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To be more clear:

The table thetable (id int, username varchar(30), password varchar(30), last_successful_login timestamp, last_unsuccessful_login timestamp, another_variable varchar(30)) has the following row: (1, "tgh", "pass", 0, 0, "another")

1) Wrong User/Pass Pair, but there is a row with the username

I want select id from thetable where username="tgh" and password="wrongpass" and another_variable="another"; to update the last_unsuccessful_login columns of all the rows with username="tgh" AND another_variable="another" (which is unique, there can't be two rows with ("tgh", "another") pair. There can be ("tgh", "another2") though.) to CURRENT_TIMESTAMP.

So the example row would be (1, "tgh", "pass", 0, CURRENT_TIMESTAMP, "another"), after the "select" query that does not completely match.

To be even more clear, I am trying to avoid running an extra update with only username="tgh" and another_variable="another" on the table, i.e. update thetable set last_unsuccessful_login=CURRENT_TIMESTAMP where username="tgh" and another_variable="another";, according to the result of the select.

2) Correct User/Pass Pair

Also, if all three username and password and another_variable matches, this time I want to set the last_successful_login to CURRENT_TIMESTAMP.

That would make the example row `(1, "tgh", "pass", CURRENT_TIMESTAMP, 0, "another")

What is the most efficient way to do this?

share|improve this question
What is your table structure? (the result of SHOW CREATE TABLE thetable) What kind of trigger do you want: INSERT, UPDATE or DELETE ? – Jocelyn Aug 14 '12 at 22:23
I think I have made everything clear in the question, including what you are asking. – Etherealone Aug 14 '12 at 23:55
You haven't. I don't post comments for fun. Your question does not say what your table structure is. And it is nearly impossible to understand what you want to do. Also, your question does not show clearly what you have tried. You have the right to refuse to update your question. But then, don't be surprised that nobody can help you or wants to help you. – Jocelyn Aug 15 '12 at 8:01
@TolgaHoşgör: If I may add my 2 cents: I have really problems to understand your question. It might be because of the way you ask, because of the formatting, because of the irritating naming of the table and the columns and because of the lack of context which could clarify those points that are just plain ambiguous. I can understand you have a different opinion, however it's useless to neglect feedback given in comment by those who wanted to help you. Think about it. – hakre Aug 15 '12 at 8:51
(id int, a int, b int, c timestamp, d timestamp, e) this is the table structure and it is in the question. However, I'll try to make it more clear. – Etherealone Aug 15 '12 at 10:40

1 Answer 1

up vote 1 down vote accepted

The short answer to your question is no, it is not possible for a SELECT statement to cause or trigger an update. (The caveat here is that a SELECT statement can call a FUNCTION (MySQL stored program) which can perform an UPDATE.)

You can't get around issuing an UPDATE statement; an UPDATE statement has to be issued from somewhere, and a SELECT statement cannot "trigger" it.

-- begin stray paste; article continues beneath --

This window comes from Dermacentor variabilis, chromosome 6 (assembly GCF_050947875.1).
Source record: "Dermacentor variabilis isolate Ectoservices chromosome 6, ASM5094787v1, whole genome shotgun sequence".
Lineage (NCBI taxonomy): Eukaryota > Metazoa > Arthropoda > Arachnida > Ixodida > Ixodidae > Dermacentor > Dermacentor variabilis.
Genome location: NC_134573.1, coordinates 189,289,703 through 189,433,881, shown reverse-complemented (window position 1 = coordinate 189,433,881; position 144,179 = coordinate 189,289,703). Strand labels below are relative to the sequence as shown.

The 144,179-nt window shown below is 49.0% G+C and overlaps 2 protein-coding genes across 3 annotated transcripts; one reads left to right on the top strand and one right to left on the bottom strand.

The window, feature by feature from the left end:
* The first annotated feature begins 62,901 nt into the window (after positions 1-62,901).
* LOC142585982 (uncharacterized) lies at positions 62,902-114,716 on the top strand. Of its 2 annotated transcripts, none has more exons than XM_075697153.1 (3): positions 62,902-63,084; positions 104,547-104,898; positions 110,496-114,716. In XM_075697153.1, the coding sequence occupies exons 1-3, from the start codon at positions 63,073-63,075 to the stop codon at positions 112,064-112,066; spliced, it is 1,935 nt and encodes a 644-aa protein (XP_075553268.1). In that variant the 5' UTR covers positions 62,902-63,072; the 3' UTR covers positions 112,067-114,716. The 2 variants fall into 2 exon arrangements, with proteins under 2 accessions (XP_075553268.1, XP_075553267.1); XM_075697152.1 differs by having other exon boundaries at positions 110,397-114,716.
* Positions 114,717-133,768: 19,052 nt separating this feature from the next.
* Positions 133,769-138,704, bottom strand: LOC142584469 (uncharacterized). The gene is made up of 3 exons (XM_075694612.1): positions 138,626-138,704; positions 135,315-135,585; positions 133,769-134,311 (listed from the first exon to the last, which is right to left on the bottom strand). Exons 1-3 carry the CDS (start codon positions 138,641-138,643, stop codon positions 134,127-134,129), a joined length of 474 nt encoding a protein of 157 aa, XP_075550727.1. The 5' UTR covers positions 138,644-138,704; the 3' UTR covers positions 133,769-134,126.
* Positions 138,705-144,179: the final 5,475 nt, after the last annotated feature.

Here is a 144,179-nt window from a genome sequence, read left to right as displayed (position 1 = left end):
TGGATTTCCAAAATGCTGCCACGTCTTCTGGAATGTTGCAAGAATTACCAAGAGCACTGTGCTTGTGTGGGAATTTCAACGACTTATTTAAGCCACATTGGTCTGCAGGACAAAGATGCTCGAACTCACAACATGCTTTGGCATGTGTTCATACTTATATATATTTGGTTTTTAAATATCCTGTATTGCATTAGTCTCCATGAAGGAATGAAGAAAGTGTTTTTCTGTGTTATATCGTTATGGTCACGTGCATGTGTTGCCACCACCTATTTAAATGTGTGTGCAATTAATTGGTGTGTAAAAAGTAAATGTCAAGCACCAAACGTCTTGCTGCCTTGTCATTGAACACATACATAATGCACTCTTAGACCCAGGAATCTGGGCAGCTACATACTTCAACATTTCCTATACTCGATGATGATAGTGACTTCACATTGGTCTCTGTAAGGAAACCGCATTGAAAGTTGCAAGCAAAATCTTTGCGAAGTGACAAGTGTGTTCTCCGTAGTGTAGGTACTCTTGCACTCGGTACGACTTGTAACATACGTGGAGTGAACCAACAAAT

It is possible to have a single UPDATE statement do the check of the supplied password against the current value in the password column, and set both the last_successful_login and last_unsuccessful_login columns, e.g.:

UPDATE thetable 
   SET last_successful_login = 
     , last_unsuccessful_login = 
 WHERE username='tgh' 
   AND another_variable='another'

So, you could issue an UPDATE statement first; and then issue a SELECT statement.

If you want to minimize the number of "roundtrips" to the database, at the cost of additional complexity (making it harder for someone else to figure out what is going on) you could put the UPDATE statement into a stored program. If you put this into a function, you could set the return value to indicate whether the login was successful.

SELECT udf_login('username','wrongpass','another')

So, from your application, it looks like you are doing a login check, but the called function can perform the UPDATE.

( as_username         VARCHAR(30)
, as_password         VARCHAR(30)
, as_another_variable VARCHAR(30) 
   UPDATE `thetable`
      SET `last_successful_login` = 
        , `last_unsuccessful_login` = 
    WHERE `username` = as_username
      AND `another_variable` = as_another_variable;

   -- then perform whatever checks you need to (e.g)
   --     SELECT IFNULL(t.password,'')=IFNULL(as_password,'') AS password_match
   --       FROM `thetable` t
   --      WHERE t.username = as_username
   --        AND t.another_variable = as_another_variable
   -- and conditionally return a 0 or 1
   RETURN 0;
share|improve this answer
The second idea is great. The SQL server is on a remote machine. I know this is not a good idea but the authentication won't be performed that often to start raising problems (if I could find a way to get rid of a few extra UPDATE statements of course). However, with your second approach, I can put a lot of things into one query, not only the UPDATE. Also, I assume it won't hog the database resources in general because there won't be some kind of trigger-checking on all queries. Thanks. – Etherealone Aug 21 '12 at 20:39
@Tolga: yes, if you have several SQL statements that need to run as a group, then including them together into a "stored program" in the MySQL database can be more efficient, because it can reduce the number of "roundtrips" between the client and the server. (NOTE: The READS SQL DATA is a kludge, to get around a MySQL error when creating the function, the function actually MODIFIES SQL DATA. You might actually want to call a stored procedure that uses an OUT argument to return a value. – spencer7593 Aug 22 '12 at 2:52

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